Lockheed Martin Corp officials said they shared Pentagon concerns about cost increases and testing delays that have plagued the development of the F-35 fighter, but said they were making changes to ensure the new fighter remained affordable.
“We do believe that we’re on a path to achieve the affordable product that’s expected,” Ralph Heath, executive vice president of Lockheed’s aeronautics division told a conference hosted by Credit Suisse and Aviation Week.
Heath acknowledged concerns raised by the Pentagon’s chief weapons buyer, Ashton Carter, who told the same conference on Wednesday that he was unhappy with the state of the program and was pressing for more work to cut costs, Reuters reports.
The Pentagon this year already restructured the $382 billion fighter program, adding 13 months to the development phase, but a comprehensive review is pointing to a further possible delay of up to three years and added costs of up to US$5 billion, sources familiar with the program said last month.
Marine Corps General James Cartwright, vice chairman of the Joint Chiefs of Staff, said on Thursday that officials were considering whether it whether it would still be economical to build a short takeoff version of the F-35 for the Marine Corps now that Britain had decided to buy a different variant.
Britain’s decision could affect Lockheed’s ability to produce the plane economically, since the sole remaining customers would be the Marine Corps and Italy, analysts said.
Cartwright said the short takeoff variant was intended to provide the capability of deploying the F-35 from platforms other than land bases or aircraft carriers. The question was whether there were alternative ways to do that, he said.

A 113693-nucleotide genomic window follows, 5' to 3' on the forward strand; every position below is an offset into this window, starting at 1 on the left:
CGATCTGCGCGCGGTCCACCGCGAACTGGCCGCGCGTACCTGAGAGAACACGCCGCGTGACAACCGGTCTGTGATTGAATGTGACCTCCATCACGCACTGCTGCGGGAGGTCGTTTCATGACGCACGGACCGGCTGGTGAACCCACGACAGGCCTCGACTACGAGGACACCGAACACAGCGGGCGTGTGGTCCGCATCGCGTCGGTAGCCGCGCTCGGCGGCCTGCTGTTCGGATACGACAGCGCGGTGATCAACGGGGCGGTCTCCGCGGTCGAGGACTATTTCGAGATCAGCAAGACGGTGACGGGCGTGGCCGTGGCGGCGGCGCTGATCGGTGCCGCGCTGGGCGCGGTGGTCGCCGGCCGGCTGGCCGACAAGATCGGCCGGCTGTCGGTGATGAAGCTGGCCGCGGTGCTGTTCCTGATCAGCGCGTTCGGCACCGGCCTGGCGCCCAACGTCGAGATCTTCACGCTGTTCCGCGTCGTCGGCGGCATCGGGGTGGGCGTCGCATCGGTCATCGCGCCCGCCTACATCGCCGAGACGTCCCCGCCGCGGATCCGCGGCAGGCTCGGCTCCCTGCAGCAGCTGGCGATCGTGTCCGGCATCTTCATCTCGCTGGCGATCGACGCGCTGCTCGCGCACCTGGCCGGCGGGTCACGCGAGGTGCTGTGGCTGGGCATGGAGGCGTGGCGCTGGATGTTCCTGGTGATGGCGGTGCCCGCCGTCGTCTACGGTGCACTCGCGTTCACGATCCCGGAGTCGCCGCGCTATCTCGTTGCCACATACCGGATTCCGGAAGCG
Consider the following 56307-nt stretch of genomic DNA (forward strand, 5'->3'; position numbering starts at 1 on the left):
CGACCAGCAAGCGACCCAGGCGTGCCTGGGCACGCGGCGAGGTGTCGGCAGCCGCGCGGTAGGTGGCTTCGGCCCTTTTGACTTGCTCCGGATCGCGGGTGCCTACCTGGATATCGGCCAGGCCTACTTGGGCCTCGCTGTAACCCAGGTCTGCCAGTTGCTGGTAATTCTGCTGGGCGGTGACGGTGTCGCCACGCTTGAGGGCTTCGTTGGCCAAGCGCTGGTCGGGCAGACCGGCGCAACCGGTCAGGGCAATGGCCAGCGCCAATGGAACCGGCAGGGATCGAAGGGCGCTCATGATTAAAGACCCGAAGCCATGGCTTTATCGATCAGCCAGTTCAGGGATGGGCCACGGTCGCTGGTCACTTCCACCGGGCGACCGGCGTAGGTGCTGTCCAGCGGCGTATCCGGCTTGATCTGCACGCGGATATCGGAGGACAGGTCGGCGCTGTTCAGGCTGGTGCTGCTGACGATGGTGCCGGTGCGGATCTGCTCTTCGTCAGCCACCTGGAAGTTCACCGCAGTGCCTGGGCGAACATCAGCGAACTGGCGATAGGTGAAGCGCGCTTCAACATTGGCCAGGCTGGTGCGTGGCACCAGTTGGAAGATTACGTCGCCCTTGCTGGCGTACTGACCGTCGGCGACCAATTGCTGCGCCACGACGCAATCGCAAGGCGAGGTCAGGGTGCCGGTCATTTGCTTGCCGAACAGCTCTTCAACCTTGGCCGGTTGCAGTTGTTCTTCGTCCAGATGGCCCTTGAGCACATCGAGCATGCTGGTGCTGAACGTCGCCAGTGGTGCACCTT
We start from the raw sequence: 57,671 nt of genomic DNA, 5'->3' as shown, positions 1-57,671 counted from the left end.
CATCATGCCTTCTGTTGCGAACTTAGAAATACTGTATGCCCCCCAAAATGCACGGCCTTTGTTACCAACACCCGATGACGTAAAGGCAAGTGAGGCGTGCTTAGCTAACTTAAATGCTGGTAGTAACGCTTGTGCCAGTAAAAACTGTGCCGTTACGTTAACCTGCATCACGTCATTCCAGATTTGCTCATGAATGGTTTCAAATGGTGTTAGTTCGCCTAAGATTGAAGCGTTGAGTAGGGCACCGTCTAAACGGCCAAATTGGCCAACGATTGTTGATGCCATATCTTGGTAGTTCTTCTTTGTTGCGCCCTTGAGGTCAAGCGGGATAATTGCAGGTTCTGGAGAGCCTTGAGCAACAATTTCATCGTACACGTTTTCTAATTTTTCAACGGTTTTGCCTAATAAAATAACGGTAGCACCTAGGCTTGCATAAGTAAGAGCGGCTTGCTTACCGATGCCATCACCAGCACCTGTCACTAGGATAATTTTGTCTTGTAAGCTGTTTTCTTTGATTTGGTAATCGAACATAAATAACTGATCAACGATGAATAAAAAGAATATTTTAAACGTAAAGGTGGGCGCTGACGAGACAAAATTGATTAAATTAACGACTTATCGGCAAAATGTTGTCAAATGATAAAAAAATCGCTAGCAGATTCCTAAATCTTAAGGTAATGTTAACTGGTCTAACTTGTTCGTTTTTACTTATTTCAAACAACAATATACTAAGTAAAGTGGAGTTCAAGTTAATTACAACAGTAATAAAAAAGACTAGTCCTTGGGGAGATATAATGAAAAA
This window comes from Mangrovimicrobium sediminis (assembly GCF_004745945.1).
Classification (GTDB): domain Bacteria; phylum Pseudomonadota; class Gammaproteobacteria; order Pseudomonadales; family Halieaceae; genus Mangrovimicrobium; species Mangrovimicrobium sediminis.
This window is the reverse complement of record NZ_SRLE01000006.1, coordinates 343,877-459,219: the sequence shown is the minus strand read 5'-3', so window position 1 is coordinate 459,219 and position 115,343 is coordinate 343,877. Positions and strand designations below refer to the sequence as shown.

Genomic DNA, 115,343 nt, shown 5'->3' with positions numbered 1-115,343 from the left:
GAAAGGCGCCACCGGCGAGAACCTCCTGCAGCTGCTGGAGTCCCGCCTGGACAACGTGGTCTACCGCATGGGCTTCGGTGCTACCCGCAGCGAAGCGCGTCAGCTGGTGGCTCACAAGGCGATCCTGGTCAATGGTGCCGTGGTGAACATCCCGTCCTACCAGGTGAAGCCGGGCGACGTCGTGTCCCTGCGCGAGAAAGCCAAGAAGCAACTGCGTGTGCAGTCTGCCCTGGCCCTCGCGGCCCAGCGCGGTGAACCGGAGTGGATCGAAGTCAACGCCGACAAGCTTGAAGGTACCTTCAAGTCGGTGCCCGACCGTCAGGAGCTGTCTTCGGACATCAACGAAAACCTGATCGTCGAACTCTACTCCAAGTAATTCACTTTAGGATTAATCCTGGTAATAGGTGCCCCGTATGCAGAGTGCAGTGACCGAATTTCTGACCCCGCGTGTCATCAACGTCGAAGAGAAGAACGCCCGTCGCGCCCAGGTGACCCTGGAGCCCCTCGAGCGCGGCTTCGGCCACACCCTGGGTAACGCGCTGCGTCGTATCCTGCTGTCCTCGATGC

Carter said on Wednesday that the new radar-evading fighters were initially slated to cost US$50 million a piece in 2002 dollars, but cost growth was threatening to drive that sum to US$92 million — a price the Pentagon was unwilling to pay.
Asked about that comment, Lockheed’s Heath said Lockheed still expected each F-35 fighter to cost US$60 million on average, in 2002 dollars, over the life of program.
Asked about possible moves to scrap the short takeoff version of the fighter, Lockheed Chief Financial Officer Bruce Tanner told the conference that the variant was doing very well in testing and provided a capability for forward deploying fighters that was not available elsewhere.
He said another idea being circulated in Washington, to cut the overall number of F-35s and build more F-16s, would be a “showstopper” since the older fighter did not have the same capabilities as the more advanced F-35.
He also said Lockheed had tooling in place to build just 4 F-16s a month.
Tanner said a fixed price contract signed recently for a fourth batch of 32 new F-35 fighters came in at half the price of the first batch of planes built, which showed that the company was making good strides in lowering the plane’s cost.